How Understanding Our Non-Conscious Brain Can Deepen Relationships
Updated: Feb 16, 2020
For many of us, getting ‘into the weeds’ of what explains our behavior, can be enormously helpful in improving our lives. Particularly, when the target of improvement are our most intimate relationships. I believe any way we can increase our knowledge of how we humans work, only moves us closer toward the change we wish to be.
Focusing on how we take in information is a good place to start.
For most of us we experience the world in a cause and effect manner. This or that happens, and then we react, or not (which is also a reaction). When we consider our interactions with our partner it doesn’t seem much different, yet if those exchanges have developed into conflicts and hostilities it becomes important to get at their root cause. The place where we may find some answers to this would be the emotional life of our non-conscious mind.
This is a part of brain where emotions and memory have combined since birth, to regulate our nervous system, either up or down, in the face of perceived safety or threat in our
Let’s first be aware of a typical internal chain of events that we all experience throughout our day, in fact every moment, although most take place without much conscious awareness. These are simply the continuous flow of our emotions, thoughts, and requisite actions (behaviors). These mechanisms allow us to monitor our surroundings and let us know what we need to respond to from moment to moment. Understanding how they unfold in our relationships could allow us to manage their trajectory, thereby intervening at crucial moments to avert conflict and bolster connection with our partner.
Feelings intertwine with our thoughts, and produce actions.
In general, we’re pretty simple creatures in how we interpret our world, except our bigger brain always makes us the central player, making it very clear to us that our interpretation of events is usually the most correct (even when it’s not), rather than someone else. This unfortunately can inhibit our ability to understand our partner (friend, colleague), non-judgmentally, placing them second in line when a need is requested, and potentially contributing to relational harm.
The past is prologue.
We all carry around an emotional reservoir that is unique to us. It generally is composed of all the good and bad stuff that we’ve experienced in or life, (and generally the bad stuff sits in front). As we move through the world we are constantly scanning the environment, non-consciously, for anything that resembles that good/bad stuff we carry around. Now when pleasant past experiences are triggered by the environment we feel safe, no worries, everything is fine, consequently when hurtful, fear-based ones are sensed we may feel unsafe, initiating internal questions, I’m I ok? Did I do something wrong? How should I react? This is what is most commonly understood as a fight, flight, or freeze response.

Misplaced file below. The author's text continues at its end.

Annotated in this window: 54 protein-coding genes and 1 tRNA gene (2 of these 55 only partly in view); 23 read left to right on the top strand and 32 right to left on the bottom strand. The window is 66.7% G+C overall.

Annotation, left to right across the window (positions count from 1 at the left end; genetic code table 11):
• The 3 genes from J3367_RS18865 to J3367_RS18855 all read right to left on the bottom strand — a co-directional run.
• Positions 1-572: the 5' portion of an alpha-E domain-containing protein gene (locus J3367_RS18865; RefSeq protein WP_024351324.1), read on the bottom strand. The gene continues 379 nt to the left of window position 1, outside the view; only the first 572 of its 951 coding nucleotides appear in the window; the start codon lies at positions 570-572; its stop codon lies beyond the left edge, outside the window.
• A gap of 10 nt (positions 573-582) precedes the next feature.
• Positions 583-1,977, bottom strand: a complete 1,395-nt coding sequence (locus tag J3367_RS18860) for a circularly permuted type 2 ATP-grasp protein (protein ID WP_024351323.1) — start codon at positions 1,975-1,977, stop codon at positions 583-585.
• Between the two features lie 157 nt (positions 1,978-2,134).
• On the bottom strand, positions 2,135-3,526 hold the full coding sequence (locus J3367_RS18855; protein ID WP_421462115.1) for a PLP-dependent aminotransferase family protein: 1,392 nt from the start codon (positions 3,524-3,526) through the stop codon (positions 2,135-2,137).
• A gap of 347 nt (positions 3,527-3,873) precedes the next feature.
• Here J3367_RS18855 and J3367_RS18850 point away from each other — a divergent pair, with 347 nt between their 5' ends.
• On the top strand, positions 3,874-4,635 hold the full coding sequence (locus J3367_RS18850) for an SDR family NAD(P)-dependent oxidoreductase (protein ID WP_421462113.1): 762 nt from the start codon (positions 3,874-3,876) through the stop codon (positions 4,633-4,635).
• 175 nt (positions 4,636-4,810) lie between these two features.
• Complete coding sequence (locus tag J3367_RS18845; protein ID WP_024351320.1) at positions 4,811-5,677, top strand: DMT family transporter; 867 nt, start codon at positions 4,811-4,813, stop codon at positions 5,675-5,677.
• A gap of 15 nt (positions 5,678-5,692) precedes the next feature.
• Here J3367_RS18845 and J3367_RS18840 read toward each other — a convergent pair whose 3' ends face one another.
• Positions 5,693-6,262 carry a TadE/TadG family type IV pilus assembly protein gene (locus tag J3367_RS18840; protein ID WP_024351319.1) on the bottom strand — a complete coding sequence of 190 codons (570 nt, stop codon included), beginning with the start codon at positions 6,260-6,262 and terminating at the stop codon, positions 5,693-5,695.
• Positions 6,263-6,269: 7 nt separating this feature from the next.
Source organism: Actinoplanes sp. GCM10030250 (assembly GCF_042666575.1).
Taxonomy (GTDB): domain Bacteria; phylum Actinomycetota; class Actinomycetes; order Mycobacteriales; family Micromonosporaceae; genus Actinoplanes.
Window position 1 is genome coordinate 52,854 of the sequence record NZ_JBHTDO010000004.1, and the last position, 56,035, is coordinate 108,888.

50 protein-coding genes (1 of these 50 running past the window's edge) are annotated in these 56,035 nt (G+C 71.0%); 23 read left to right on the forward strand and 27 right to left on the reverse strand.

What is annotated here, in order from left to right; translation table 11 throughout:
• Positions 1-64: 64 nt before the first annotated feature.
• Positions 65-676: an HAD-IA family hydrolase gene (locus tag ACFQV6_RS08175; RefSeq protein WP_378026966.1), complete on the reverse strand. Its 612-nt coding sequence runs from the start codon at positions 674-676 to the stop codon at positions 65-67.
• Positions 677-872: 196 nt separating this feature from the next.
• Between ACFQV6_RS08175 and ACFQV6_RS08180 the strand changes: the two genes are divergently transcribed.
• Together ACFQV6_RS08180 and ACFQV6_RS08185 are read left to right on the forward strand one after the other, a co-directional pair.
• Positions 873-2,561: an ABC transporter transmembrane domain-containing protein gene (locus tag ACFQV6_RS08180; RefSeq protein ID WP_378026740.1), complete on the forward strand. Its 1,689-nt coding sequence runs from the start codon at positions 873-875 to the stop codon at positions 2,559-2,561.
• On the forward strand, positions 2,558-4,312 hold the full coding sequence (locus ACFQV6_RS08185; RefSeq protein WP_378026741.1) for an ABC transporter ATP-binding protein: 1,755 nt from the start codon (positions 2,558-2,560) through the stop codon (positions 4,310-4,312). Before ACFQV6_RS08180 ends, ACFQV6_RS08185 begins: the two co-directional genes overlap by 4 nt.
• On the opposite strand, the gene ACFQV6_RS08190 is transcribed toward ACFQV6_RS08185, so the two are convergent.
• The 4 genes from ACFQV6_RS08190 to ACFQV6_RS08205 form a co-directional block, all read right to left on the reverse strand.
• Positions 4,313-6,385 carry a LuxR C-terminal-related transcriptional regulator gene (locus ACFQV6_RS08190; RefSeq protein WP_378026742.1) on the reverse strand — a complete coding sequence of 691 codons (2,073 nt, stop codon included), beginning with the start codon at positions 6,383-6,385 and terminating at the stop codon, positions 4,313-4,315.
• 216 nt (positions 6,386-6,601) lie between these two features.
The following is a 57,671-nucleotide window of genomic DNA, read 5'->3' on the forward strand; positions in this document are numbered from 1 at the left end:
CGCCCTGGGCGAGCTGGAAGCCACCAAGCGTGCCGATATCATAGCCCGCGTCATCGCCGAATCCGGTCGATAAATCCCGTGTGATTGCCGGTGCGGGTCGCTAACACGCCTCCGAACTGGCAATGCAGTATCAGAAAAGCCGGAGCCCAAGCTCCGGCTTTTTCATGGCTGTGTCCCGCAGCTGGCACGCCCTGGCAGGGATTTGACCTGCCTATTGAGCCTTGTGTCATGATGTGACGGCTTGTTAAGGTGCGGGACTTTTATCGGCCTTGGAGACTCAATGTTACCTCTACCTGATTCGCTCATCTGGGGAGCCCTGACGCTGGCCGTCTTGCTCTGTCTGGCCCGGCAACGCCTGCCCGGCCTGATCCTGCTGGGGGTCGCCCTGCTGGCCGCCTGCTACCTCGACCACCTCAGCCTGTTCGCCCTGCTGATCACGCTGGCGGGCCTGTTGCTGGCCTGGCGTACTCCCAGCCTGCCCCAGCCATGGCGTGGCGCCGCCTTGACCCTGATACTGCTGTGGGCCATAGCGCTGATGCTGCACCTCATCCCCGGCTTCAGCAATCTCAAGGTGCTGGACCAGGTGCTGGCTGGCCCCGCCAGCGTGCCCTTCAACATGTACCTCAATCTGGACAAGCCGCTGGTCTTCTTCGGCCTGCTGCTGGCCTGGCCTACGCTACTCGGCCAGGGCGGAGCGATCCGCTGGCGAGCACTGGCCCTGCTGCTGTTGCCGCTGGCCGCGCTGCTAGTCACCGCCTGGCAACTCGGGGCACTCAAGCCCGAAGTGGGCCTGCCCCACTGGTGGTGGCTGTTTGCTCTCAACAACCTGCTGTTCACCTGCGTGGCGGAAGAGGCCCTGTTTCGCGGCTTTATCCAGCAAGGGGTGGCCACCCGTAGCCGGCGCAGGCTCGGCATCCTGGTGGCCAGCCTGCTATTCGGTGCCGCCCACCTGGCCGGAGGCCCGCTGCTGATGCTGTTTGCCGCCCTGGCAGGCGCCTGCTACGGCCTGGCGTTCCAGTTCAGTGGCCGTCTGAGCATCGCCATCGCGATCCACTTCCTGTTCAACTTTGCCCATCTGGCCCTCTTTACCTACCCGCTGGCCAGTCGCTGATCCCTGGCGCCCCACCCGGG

Let’s say your partner comes home from work and doesn’t greet you, no hello, how are you, nothing; for you an emotion/feeling might be triggered let’s say 'hurt', or not-safe, a thought might arise, you don’t care about me, is this relationship sound, this could easily then lead to a protective action, perhaps anger or distancing. Our mood may noticeably shift, from glad to mad, because we’d rather not feel the hurt, it becomes much easier (using anger in this case) to just avoid it, perhaps adding to previous resentments and fueling this, and future conflict.
Notice how this whole chain of events starts with emotion. What if we flip the word ‘hurt’ for ‘safe’ what would the new chain look like? After a warm, interested greeting from your partner; I missed you today, tell me how your day went, how might you respond? Here the greeting triggers emotional safety. Your thoughts easily do the math and arrive at; you get me, you care, culminating in a desire (action) to move closer.
What can we do?
If we were to begin to be more curious about our behavior or perhaps become aware of the circumstances in which our partner experiences ‘hurt' we might wonder if it could be our failure? Our inability to engage? Or even the hint of an angry tone in our voice? Then perhaps we could become more aware of our partner’s internal trigger and respond differently. Thereby preventing the hurt/not safe trigger and replacing it with the ‘safe’ one, drawing them closer. Certainly, we would wish that our partner would become just as aware of our internal (non-conscious) triggers so that they could show us the same empathy they wish from us. And in doing so would begin to change the negative pattern of interaction toward one of warmth and connection. It all begins with a conversation.